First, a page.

On April 1, 2018, the Ministry of Commerce of the People’s Republic of China announced the country’s intention to impose retaliatory tariffs on U.S. goods. The Ministry suggested that China’s response was not designed to escalate tensions between the two countries. Instead, China hopes that the U.S. will quickly rescind the Section 232 tariffs that “violate World Trade Organization rules,” according to the Ministry’s statement on Sunday.
China informed the WTO on March 29 that it would suspend concessions on 128 U.S. products in retaliation to the Section 232 tariffs on steel and aluminum imports. According to the filing, China will apply an additional duty of 15 percent on 120 items including fruits, nuts, wine, and steel and iron tubes and pipes; and an additional duty of 25 percent on 8 items including pork and aluminum scrap. China acted pursuant to Article 8 of the Agreement on Safeguards by notifying the WTO of its intention to impose retaliatory tariffs against the United States.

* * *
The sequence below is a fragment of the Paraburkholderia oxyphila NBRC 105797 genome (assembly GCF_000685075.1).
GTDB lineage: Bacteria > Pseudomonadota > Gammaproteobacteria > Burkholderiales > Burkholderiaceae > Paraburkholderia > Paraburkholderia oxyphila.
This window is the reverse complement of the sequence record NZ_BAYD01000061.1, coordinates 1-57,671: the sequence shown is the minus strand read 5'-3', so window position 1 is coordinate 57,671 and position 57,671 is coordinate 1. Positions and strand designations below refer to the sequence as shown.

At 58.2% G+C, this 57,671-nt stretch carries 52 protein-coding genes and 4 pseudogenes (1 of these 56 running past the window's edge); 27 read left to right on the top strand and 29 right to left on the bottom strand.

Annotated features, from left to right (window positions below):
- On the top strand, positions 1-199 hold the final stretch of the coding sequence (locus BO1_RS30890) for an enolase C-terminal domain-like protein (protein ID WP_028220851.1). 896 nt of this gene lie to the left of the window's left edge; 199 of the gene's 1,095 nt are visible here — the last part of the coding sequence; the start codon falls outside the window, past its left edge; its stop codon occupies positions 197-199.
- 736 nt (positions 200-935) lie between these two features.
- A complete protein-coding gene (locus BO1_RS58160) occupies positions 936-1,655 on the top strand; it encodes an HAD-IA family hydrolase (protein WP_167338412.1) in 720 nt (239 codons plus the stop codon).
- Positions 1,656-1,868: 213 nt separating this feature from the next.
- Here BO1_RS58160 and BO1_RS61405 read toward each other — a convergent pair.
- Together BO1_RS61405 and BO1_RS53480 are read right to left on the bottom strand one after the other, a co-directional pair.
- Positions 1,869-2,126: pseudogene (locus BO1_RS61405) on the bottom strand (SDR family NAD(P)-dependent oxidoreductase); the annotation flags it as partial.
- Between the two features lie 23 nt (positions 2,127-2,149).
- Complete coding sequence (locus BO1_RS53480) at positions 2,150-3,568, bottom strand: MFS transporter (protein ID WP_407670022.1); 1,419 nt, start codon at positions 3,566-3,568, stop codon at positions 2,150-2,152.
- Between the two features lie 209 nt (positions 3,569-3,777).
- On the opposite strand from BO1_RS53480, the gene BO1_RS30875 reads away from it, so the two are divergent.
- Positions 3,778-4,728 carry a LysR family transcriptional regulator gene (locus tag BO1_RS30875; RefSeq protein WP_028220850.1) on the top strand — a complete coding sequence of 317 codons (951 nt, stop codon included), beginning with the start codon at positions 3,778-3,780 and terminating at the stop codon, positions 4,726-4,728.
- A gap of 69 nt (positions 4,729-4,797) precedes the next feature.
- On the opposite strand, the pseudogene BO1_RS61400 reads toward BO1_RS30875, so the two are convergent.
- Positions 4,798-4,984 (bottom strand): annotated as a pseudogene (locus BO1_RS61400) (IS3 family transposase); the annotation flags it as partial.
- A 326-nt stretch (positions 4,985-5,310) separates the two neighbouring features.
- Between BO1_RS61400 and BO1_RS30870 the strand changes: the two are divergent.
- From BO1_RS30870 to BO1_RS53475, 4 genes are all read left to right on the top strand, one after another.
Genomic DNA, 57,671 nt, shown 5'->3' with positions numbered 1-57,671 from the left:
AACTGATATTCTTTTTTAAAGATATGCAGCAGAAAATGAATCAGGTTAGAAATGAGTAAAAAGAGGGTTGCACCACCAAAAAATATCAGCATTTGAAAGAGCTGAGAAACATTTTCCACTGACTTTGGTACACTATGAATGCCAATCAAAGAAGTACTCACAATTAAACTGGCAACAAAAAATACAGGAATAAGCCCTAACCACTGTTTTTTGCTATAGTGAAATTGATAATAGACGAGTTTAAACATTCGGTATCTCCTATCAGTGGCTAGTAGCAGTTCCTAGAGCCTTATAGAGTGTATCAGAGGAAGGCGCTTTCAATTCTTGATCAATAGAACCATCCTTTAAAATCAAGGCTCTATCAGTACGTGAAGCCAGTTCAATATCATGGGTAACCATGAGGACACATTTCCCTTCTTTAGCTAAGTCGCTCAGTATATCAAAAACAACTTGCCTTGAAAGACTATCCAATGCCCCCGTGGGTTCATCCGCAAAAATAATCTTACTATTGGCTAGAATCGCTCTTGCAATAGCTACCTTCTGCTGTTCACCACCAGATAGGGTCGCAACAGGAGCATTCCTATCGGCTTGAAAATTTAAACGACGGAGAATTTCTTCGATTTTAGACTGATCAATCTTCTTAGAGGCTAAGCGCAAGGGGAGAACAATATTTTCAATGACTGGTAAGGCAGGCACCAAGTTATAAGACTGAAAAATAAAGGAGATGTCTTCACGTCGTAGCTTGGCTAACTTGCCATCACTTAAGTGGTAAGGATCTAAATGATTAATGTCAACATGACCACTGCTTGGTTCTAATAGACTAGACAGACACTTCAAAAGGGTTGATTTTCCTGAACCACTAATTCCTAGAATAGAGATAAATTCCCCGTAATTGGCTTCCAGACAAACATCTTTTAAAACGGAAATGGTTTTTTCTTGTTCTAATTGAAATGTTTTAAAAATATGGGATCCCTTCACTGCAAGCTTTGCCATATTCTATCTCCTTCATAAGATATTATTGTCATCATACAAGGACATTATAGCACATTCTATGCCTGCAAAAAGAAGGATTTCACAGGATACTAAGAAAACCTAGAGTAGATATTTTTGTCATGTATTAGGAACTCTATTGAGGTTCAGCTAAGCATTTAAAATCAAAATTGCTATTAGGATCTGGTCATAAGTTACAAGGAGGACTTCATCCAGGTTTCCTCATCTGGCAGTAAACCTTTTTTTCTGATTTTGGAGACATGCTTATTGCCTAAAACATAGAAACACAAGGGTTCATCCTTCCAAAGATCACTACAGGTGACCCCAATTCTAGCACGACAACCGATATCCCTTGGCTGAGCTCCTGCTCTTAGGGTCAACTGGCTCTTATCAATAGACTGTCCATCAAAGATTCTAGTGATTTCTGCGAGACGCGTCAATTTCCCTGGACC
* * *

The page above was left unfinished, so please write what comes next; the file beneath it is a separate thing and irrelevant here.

The Trump administration responded to China’s retaliatory tariffs by telling China to focus on fixing its own “unfair trading practices” instead of targeting “fairly traded” U.S. exports by imposing additional tariffs.
The tariffs on the 128 U.S. goods took effect on April 2, 2018.